WESTFIELD, NJ — Chris Aslanian had just finished practice when his phone started buzzing.
The general manager of the Denver Outlaws, the Major League Lacrosse team Chris plays for, was calling. He had a simple message to deliver.
We got Pat.
Pat Aslanian — Chris’ younger brother by one year — was acquired from the Chesapeake Bayhawks in return for faceoff specialist Zach Meillo. For the first time since high school, the Aslanian brothers were back together again.
“If you had told me back in first grade that this would happen, I’d have been the happiest kid in the world,” Chris said. “It’s just an awesome feeling.”
Lacrosse has always been in the Aslanian brothers’ blood. Their father, Chris Sr., was a decorated attackman at Westfield High School and Rutgers University, where he captured first team All-Big East honors.
In second grade, Chris set out to follow in his father’s footsteps, kickstarting his lacrosse career in the Westfield youth program. Pat, while a year younger, tagged along, playing up a grade to roam the field by his brother’s side.
“Chris was always out in the yard at a young age with a stick, so Patrick followed suit,” Chris Sr. said. “And Chris was always positive and encouraging. It was never a ‘one outshines the other’ situation.”
With Chris Sr. as their coach, Chris and Pat played together throughout elementary school. When Chris entered sixth grade, the brothers split up for the first time, Pat heading back to play with the rest of the fifth graders.
While on different teams, Chris and Pat never strayed too far from each other. Backyard training sessions lasted for hours on end, with the brothers helping to further each other’s game: Chris, an attackman, helped Pat sharpen his offensive skills while Pat, a defensive midfielder, honed Chris’ defensive technique.
“We grew up together with a stick in our hands,” Chris said. “There was always mutual respect there. It was all about pulling for one another and trying to be the best players and people we could be.”
Sibling relationships tend to naturally lead themselves toward competition. Sports have a way of exacerbating such rivalries. But for the Aslanians, lacrosse welded their relationship rather than pull it apart.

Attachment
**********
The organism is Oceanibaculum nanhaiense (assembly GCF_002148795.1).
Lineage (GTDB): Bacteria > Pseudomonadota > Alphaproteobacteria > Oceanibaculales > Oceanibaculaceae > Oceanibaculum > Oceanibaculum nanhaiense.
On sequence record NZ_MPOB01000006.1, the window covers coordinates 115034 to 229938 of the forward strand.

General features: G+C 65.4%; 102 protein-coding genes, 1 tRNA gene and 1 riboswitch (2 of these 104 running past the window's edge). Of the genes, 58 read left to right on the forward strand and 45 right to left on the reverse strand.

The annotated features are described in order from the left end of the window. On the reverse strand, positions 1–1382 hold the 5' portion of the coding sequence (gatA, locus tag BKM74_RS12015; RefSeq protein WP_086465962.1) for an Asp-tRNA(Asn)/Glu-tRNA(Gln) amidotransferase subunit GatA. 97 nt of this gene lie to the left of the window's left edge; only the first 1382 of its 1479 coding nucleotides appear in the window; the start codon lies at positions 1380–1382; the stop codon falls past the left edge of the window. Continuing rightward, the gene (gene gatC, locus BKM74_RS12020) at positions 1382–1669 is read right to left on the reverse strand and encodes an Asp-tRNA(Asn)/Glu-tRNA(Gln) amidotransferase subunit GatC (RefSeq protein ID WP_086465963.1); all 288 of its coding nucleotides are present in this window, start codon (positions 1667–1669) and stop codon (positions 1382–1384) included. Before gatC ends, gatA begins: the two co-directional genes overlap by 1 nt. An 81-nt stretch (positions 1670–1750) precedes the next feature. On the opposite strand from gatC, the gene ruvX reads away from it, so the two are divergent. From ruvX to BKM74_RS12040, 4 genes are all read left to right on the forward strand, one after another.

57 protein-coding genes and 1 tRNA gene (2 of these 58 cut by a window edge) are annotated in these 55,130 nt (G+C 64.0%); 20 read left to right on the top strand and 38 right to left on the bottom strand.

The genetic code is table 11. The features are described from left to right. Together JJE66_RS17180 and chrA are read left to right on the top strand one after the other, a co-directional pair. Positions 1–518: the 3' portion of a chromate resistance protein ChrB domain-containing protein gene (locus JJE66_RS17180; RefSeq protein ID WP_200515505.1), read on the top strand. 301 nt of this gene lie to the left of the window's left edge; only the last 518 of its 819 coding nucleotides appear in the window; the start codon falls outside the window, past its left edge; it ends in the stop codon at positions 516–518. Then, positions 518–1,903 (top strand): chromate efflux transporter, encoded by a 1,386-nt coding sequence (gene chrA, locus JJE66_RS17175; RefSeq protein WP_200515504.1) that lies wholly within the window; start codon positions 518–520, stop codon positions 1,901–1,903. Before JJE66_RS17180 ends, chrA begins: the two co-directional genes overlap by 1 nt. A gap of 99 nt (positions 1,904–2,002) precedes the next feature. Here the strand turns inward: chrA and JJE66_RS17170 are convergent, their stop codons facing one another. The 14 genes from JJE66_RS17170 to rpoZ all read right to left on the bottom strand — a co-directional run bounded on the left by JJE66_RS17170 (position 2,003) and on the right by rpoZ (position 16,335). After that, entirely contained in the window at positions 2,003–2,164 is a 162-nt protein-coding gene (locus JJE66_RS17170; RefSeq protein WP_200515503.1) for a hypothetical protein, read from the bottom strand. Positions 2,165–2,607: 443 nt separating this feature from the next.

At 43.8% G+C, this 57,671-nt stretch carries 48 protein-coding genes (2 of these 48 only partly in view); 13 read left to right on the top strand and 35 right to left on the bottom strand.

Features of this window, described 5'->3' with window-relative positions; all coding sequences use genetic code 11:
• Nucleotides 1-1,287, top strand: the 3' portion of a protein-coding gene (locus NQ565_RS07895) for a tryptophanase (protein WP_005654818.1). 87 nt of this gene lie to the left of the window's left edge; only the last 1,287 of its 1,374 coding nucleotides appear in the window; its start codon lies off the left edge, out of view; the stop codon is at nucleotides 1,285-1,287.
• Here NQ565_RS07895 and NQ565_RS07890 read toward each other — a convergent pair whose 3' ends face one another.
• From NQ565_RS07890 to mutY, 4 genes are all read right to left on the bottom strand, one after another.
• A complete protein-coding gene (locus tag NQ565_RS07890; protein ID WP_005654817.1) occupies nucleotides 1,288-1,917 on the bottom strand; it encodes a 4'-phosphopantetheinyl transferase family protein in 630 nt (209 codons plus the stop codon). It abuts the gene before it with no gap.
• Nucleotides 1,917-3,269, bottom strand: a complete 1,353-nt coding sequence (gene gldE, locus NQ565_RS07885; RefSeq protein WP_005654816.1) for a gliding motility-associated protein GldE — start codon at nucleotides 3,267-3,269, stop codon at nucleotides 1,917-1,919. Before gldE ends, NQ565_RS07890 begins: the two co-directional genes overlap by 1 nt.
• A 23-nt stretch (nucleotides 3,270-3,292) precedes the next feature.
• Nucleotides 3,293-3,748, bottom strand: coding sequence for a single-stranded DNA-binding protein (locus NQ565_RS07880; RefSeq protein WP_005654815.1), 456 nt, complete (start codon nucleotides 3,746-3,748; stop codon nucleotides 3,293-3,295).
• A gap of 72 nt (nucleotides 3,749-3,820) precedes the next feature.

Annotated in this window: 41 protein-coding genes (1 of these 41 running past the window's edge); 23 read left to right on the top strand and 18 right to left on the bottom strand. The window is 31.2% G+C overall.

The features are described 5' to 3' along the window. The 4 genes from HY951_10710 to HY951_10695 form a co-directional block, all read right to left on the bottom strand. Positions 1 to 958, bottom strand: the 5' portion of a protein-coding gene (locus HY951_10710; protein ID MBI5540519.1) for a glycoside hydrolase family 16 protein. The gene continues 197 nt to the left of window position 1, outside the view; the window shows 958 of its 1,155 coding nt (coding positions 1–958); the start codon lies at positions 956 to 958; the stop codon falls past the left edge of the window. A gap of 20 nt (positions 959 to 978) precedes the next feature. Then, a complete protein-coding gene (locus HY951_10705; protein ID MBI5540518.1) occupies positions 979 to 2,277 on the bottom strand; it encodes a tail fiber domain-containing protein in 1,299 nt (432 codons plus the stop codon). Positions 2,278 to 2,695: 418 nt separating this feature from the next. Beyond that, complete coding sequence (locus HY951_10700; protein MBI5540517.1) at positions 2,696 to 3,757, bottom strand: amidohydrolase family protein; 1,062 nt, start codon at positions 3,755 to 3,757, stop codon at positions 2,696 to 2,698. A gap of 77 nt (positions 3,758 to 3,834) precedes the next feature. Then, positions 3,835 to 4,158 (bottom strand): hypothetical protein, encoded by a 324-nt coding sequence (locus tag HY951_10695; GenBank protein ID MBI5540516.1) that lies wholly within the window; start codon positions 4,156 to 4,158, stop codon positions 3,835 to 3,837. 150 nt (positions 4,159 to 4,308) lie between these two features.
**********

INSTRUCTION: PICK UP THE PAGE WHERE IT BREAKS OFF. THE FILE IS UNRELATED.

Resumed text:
“Going to bed every night with a dude sleeping in the same room as you, you don’t really have a choice but to get along,” Pat said. “He’s my best friend. I’m his best friend. We’ve never let sports or competition get in the way of that. We’ve spent our whole lives having a pretty special balance between pushing each other, but also supporting each other.”
At Westfield High School, Chris and Pat were reunited on the field. The tandem played a year of jayvee lacrosse together before starring as upperclassmen on varsity. In 2014, Chris’ senior year, the brothers helped secure a state championship for Westfield, piloting one of the most successful campaigns in school history.
“You could see the look on their faces, how happy they were,” Chris Sr. said. “They celebrated together and with their teammates. It was just a true reflection of their relationship with each other and with the game. Sharing that experience, it was the culmination of years and years of hard work and dedication.”
After high school, Chris took a postgraduate year at the Hun School in Princeton before heading to Hobart, while Pat played for Georgetown. Each summer, they would train for their collegiate seasons in similar fashion as they had done growing up. Come the season, they made sure to keep close tabs on the other’s performance.
“We’d go our separate ways after the summer, but we’d always just try to be there for one another,” Pat said.
The Outlaws made Chris their second-round selection in the 2019 MLL Draft. Pat opted to play one more year of collegiate lacrosse as a graduate student at Notre Dame, a season that was truncated in mid-March due to the COVID-19 pandemic.
This past April, the Bayhawks selected Pat in the fifth round of the 2020 MLL Draft, momentarily dashing the opportunity for the Aslanians to play together at the professional level.
That is, until June 26 arrived. Chris, hunched over at his locker, picked up his phone to learn of his brother’s trade. A lacrosse journey that started 15 years earlier had come full circle.
“It’s always been a privilege,” Pat said. “No matter what level we’ve been at, we’ve always enjoyed it. It’s always been a treat to play with my older brother.”
“I’ve probably spent more time with him than really anybody else,” Chris said. “We’ve been through this journey together. We grew up together. We’ve helped push one another and I certainly wouldn’t be where I am today without him.”
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